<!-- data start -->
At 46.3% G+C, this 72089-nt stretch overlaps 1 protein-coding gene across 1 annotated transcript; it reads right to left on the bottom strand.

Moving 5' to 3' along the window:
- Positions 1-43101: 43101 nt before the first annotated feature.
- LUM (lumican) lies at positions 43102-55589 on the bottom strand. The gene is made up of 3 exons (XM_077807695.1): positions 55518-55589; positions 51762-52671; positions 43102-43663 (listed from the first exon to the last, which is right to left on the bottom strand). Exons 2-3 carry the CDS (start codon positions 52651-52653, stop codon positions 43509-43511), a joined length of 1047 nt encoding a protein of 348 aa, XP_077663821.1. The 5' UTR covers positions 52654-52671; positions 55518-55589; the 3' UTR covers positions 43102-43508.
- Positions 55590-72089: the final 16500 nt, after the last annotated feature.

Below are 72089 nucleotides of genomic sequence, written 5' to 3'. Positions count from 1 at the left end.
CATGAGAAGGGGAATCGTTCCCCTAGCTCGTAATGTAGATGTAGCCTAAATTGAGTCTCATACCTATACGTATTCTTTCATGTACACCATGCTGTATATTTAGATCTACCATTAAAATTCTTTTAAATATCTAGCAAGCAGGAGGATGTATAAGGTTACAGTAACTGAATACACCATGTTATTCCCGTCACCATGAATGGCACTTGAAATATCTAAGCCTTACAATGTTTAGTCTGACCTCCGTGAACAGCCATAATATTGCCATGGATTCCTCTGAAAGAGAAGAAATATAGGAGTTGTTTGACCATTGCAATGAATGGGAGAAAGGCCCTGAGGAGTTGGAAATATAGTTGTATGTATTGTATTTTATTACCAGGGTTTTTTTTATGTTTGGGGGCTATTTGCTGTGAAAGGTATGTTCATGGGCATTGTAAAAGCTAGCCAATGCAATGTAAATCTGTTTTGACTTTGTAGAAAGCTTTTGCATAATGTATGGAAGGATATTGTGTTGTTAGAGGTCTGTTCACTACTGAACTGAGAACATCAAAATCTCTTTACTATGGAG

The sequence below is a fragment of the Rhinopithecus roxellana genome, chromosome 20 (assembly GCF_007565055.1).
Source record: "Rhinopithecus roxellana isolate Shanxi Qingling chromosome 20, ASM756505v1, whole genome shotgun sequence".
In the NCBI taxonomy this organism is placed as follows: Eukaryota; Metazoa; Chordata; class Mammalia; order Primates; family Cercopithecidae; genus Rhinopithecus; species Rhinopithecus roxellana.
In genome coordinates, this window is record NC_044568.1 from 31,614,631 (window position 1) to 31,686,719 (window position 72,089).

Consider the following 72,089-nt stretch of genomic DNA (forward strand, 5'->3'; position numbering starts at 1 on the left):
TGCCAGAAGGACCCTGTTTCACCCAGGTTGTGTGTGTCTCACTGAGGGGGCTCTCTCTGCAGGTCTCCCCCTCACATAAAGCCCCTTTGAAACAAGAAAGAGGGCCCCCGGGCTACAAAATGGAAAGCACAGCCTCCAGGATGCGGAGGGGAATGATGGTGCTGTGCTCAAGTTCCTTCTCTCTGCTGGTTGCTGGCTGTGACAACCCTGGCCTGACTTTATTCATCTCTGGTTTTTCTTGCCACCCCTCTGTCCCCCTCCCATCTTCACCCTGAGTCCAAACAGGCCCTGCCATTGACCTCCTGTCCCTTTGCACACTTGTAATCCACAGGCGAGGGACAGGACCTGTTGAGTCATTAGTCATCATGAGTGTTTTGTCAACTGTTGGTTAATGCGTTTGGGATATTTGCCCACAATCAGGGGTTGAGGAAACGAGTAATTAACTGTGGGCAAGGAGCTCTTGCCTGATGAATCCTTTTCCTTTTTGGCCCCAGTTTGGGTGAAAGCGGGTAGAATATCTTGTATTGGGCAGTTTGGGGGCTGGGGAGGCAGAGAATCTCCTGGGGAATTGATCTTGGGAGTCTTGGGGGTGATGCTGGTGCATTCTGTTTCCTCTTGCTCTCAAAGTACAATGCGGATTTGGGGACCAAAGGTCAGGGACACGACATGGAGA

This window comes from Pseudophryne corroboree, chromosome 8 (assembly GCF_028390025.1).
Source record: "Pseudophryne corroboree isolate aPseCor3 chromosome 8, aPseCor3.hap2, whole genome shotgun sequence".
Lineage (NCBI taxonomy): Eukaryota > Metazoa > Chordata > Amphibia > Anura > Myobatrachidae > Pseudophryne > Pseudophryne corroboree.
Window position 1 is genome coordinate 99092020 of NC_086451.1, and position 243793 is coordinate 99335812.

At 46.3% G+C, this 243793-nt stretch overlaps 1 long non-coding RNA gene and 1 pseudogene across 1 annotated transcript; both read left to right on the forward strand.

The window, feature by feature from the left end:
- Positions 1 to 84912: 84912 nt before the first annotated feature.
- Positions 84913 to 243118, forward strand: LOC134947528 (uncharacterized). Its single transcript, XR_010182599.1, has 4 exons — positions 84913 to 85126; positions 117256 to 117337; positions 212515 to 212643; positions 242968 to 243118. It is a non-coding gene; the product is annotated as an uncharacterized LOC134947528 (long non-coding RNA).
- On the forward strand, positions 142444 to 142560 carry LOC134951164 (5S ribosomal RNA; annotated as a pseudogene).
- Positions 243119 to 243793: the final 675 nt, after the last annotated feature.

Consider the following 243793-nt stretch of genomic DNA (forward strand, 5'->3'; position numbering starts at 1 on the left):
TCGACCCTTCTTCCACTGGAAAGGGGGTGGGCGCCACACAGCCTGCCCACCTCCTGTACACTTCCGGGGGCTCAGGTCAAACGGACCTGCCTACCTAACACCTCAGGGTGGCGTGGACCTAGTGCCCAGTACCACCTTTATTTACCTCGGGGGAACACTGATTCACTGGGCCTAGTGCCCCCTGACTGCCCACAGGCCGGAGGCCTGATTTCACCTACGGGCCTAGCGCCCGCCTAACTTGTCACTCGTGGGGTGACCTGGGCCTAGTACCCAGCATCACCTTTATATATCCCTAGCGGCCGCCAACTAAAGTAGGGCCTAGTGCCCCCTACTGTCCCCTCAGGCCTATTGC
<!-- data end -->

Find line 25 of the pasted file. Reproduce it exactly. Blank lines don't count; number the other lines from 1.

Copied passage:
TCGACCCTTCTTCCACTGGAAAGGGGGTGGGCGCCACACAGCCTGCCCACCTCCTGTACACTTCCGGGGGCTCAGGTCAAACGGACCTGCCTACCTAACACCTCAGGGTGGCGTGGACCTAGTGCCCAGTACCACCTTTATTTACCTCGGGGGAACACTGATTCACTGGGCCTAGTGCCCCCTGACTGCCCACAGGCCGGAGGCCTGATTTCACCTACGGGCCTAGCGCCCGCCTAACTTGTCACTCGTGGGGTGACCTGGGCCTAGTACCCAGCATCACCTTTATATATCCCTAGCGGCCGCCAACTAAAGTAGGGCCTAGTGCCCCCTACTGTCCCCTCAGGCCTATTGC